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Tuesday, January 31, 2012

Day 101- Mrs. Delk, how do you know everything?

That was seriously a question that one of students asked me today.
My answer was, "I'm a teacher. I'm supposed to know everything."

The question came from this soldier here:
We had just watched a BrainPop video on the Underground Railroad to review what we learned about Harriet Tubman yesterday. One of the things mentioned was how escaping slaves would use the stars and constellations to help them with directions. I mentioned the Big Dipper, and how it was called the Drinking Gourd, and I sang a little of the song Follow the Drinking Gourd.

This soldier said, "Mrs. Delk, how do you know everything? You always have a song to sing when you teach."
I told her, "This is a real song. I didn't make it up!" And I decided to show my students that I wasn't just telling stories. 
I plugged in my laptop to the Promethean, got on to Google, and typed in Follow the Drinking Gourd. Up popped lots of links! {THIS} is the one we looked at. We listened to some of the different recordings and my students now have another song stuck in their heads. :)

Here is one version that I found on youtube. Enjoy!

My students wanted to share the link with their families at home, so we went to our blog and posted  link to what we found, during class! You can check it out {HERE}. When I got home, I did a little more digging and I found a video to add. Have fun!

My students are fascinated by the life of Harriet Tubman. They stayed focused on the BrainPop Jr. video we watched and they made some insightful comments when we talked about the difficulties that Tubman and other escaped slaves must have encountered. Since I know my students want to know more, I found this video from the Biography channel.

It's inspiring what one person can accomplish! I don't know if my students fully understand the impact that Harriet Tubman made on American History, but I know they understand the bravery it took.

For our writing prompt, we took our prompt from yesterday and tweaked it a little. Instead of being a conductor on the Underground Railroad, we pretended we were escaping slaves who had just learned the song Following the Drinking Gourd. Students were to write about a day in their life as they escaped to the North.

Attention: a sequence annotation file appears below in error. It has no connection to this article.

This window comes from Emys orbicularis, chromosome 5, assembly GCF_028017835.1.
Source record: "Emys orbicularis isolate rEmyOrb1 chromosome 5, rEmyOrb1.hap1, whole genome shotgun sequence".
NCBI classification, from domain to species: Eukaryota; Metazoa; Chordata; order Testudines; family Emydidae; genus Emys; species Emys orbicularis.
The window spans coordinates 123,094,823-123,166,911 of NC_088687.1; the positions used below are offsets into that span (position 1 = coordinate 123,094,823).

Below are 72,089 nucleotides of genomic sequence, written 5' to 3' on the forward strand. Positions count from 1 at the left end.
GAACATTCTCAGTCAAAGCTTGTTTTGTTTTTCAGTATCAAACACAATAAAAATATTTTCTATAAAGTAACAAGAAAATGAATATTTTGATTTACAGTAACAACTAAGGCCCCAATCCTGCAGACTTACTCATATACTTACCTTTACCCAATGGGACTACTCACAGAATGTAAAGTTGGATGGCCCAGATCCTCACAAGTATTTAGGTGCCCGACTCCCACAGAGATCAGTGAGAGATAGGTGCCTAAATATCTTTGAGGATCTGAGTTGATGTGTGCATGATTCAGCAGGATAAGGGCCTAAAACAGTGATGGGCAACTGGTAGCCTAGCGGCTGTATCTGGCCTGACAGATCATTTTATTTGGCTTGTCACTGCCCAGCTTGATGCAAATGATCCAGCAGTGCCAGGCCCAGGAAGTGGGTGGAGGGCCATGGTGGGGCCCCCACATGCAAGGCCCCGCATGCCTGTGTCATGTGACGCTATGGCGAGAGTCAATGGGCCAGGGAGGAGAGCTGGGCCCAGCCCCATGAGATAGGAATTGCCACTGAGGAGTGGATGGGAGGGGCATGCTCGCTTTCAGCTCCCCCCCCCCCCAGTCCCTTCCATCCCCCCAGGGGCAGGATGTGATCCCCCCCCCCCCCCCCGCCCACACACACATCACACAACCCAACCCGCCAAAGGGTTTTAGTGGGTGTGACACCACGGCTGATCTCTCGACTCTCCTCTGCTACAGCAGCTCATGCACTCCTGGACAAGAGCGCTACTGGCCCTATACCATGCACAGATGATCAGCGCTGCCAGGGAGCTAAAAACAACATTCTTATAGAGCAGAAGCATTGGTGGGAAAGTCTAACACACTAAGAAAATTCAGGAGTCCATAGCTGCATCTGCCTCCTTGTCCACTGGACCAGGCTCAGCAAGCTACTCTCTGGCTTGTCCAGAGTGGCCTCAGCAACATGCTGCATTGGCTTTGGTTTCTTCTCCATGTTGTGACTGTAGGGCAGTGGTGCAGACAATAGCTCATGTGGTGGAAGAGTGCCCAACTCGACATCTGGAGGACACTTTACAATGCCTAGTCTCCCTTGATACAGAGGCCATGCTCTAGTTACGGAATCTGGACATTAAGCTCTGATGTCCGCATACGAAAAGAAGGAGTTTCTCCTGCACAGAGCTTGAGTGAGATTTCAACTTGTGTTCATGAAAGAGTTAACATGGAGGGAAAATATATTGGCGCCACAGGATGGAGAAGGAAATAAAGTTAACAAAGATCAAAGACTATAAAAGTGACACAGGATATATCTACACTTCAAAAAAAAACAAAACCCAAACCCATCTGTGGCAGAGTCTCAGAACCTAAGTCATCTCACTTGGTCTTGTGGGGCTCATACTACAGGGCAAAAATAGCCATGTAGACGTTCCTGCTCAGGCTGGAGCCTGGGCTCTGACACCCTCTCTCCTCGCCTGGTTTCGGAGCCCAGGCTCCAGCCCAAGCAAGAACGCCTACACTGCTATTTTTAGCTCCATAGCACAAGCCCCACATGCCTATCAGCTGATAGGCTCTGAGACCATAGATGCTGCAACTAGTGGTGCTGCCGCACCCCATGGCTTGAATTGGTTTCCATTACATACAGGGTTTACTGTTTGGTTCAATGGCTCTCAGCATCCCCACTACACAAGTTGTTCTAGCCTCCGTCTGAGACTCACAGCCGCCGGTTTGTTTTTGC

We hide at day. We walked at night. I walk to the station. A station is a home for people. Some body is following me. 

 The police tried to get me! The police got me! I am in jail! Love mom! I love you!
(I love that he is writing  letter to his mom!)

 One day I was outside. I go to walk. Then I see some body. Then I take him to my house. Then I see another person. Then I take him at house. 

 I will follow the drinking gourd. I will sing the drinking gourd. I will give money. 
(We talked about how some abolitionists in the north supported escaped slaves by giving them money for their new life.)
 I will sing in the day. I will be safe. I am going to Canada. I will get punished. I will get caught. 
(It started so optimistic!)

I am getting chased by dogs. One bit me. I got to run. I am almost safe. My day was bad. 
(I focused on the picture because he really went into detail!)

** If you'd like to see how other students celebrate Black History month, and learn about the Underground Railroad, check out {THIS} blog post from SubHub.** 

In reading we read a story about the rain forest and watched  BrainPop about it. I math we talked about making estimations using the 100s grid. Basically, we learned bout rounding. We'll get more in-depth with it in future lessons. 

Here are literacy center pictures:

 Poetry/ Fluency, Buddy reading/ Graphic organizers

 Spelling texters/ Word wall, Word Work

Again, we had recess inside. *SIGH* I know my students want to go outside soon, but we can't until the County comes and cleans. (When it rains and we flood, the geese really make a mess of things.)

Our Daily Brain

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